Data Structures Lecture 7: More on Lists; Hash Tables. 2/20

DJW sections 3.1, 3.5 (stacks); 5.1, 5.3, 5.6 (queues); 6.7 (lists) 2/20.

Returning a value

The following class definition does not compile. Why not?
public class FindSqrt {
    public static int findSqrt(int n) {
       if (n <= 0) return 0;
       for (int i = 1; i <= n; i++) {
          if (i*i >= n) return i;

Answer: Java cannot be sure that this returns a value; as far as the Java compiler is concerned, the loop might execute to completion without the condition ever being satisfied. You have to add an additional return statement at the end. You know that this will never be executed, but it reassures the compiler

Generic Ordered Lists

Stacks and Queues

Stacks and queues are lists with restrictions on the forms of access.


Stacks obey "Last In, First Out" (LIFO) discipline. In most applications, there is an additional restriction that you can only examine the top element of the stack. There are therefore three main methods (besides the constructor):

FIFO Queues: List implementation

A FIFO queue observes First In First Out (FIFO) ordering; items come off the queue in the same order in which they went on. The main methods are: FIFO queues are implemented in two ways. The first is a linked list, with pointers to front and back.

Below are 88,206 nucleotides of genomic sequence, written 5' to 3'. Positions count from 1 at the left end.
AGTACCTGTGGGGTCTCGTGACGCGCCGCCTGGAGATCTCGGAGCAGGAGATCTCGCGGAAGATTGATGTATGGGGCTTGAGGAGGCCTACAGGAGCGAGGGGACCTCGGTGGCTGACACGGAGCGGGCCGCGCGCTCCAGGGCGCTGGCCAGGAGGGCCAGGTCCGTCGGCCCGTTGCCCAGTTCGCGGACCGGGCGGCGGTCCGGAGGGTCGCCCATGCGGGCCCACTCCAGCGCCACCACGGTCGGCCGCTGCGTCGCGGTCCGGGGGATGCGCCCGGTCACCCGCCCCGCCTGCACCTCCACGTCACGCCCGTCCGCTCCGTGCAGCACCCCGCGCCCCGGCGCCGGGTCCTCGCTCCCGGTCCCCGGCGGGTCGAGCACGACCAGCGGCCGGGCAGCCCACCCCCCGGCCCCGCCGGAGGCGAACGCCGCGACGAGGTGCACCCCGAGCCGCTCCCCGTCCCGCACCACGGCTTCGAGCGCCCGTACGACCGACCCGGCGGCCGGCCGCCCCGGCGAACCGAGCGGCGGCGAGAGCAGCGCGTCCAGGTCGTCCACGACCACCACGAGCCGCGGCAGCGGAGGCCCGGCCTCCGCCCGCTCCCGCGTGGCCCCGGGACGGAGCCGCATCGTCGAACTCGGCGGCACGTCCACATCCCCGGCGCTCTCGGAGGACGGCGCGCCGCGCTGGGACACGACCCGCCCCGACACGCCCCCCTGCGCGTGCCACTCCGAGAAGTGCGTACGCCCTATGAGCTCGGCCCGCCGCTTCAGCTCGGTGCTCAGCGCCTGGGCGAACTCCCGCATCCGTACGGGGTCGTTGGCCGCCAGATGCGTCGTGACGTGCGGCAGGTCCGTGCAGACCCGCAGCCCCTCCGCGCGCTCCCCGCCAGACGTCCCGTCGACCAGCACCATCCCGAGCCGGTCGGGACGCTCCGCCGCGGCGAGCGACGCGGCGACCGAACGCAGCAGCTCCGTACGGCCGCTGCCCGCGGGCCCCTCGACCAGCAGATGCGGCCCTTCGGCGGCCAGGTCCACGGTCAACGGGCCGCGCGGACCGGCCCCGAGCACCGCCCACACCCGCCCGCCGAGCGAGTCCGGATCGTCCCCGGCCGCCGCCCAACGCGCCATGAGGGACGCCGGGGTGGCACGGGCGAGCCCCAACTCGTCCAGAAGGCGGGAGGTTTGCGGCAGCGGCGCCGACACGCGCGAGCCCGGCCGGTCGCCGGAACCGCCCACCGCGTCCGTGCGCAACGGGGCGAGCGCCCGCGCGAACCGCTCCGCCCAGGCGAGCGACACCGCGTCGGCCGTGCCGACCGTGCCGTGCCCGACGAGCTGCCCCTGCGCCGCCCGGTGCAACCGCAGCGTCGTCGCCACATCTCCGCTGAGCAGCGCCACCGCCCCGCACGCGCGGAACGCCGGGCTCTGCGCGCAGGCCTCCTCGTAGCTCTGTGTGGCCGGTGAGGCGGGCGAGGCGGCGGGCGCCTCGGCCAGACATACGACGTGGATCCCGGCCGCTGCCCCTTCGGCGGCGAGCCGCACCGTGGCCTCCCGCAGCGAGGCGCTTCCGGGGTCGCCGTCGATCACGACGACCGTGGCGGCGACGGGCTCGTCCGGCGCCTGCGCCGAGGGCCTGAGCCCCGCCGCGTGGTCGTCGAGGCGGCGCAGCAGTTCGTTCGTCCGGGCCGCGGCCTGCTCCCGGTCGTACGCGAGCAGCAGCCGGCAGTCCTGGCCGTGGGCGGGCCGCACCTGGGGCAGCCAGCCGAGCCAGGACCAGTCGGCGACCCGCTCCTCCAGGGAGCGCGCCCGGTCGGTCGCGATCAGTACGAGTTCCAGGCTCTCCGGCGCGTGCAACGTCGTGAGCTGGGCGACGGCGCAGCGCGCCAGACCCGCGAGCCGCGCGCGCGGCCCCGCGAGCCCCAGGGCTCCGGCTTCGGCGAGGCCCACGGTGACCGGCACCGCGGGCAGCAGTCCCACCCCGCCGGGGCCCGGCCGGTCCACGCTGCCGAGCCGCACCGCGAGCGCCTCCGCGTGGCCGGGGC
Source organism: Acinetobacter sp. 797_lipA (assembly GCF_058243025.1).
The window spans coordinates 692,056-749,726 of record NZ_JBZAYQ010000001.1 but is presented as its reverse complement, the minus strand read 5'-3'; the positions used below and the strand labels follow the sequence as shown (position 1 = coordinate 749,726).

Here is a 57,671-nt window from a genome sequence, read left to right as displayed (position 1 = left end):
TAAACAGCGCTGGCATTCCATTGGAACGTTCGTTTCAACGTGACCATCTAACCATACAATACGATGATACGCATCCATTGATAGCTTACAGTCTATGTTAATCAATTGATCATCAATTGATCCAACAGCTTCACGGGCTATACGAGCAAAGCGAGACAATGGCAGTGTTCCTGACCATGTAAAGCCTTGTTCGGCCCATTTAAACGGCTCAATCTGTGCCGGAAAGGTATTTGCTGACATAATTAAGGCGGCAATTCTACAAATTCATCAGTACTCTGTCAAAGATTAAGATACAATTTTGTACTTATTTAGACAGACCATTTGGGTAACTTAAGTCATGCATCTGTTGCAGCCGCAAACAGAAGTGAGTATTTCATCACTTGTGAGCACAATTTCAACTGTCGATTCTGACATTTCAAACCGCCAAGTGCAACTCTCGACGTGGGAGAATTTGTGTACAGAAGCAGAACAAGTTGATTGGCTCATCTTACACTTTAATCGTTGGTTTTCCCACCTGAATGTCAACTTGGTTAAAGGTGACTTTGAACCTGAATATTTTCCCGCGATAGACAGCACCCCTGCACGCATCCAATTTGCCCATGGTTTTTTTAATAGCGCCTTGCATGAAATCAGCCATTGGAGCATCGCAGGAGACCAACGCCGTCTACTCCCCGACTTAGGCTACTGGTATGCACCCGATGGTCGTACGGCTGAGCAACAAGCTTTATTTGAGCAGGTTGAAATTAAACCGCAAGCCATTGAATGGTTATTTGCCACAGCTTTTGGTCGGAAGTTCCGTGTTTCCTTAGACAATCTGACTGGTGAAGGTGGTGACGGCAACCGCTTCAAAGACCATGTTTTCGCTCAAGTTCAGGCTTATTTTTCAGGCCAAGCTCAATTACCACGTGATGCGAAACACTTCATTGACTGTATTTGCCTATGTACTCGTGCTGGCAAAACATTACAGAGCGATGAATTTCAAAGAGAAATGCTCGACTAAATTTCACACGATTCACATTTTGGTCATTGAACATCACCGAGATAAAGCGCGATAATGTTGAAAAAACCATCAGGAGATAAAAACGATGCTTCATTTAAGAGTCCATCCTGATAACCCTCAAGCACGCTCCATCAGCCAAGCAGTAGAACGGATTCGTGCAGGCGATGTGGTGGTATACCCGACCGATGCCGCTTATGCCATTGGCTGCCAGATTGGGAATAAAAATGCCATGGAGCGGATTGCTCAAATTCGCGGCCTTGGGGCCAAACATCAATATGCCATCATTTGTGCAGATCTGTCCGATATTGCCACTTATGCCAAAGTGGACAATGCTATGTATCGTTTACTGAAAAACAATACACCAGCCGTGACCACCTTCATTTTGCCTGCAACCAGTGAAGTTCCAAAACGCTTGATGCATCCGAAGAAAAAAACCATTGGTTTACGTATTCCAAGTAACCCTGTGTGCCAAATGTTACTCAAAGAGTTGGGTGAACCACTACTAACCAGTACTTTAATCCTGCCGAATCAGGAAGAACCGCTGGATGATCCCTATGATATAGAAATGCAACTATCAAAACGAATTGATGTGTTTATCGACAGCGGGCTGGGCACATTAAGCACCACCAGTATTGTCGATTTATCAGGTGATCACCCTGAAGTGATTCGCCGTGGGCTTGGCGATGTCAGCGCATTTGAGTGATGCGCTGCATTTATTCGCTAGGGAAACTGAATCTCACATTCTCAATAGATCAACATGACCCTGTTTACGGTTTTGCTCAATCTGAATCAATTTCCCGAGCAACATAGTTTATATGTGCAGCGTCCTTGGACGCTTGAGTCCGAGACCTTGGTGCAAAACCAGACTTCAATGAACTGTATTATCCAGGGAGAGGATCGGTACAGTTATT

FIFO Queues: Circular array implementation

The second implementation is as a circular array. The queue consists of an array elements start and end index. Conceptually the array ``wraps around'', so that when you reach the end, you go back to index 0. In our implementation, end is the index of the first empty slot. (You can never actually fill the array, because there would be no way to distinguish that from the empty queue.) So:

Hash Tables

A hash table is a data structure that allows you to associate a value with a key, and then look up the value associated with the key --- with very high probability in constant time.

The Java HashTable library class

Sample code (German-English dictionary):

The generic library class HashMap is a hash table with keys of class K and values of class V. In this example, G2E is constructed as an object of class HashMap < String,String >

Important methods:

We'll come back to more implementation details later.

This is a hash table with keys of class String and values of type Person.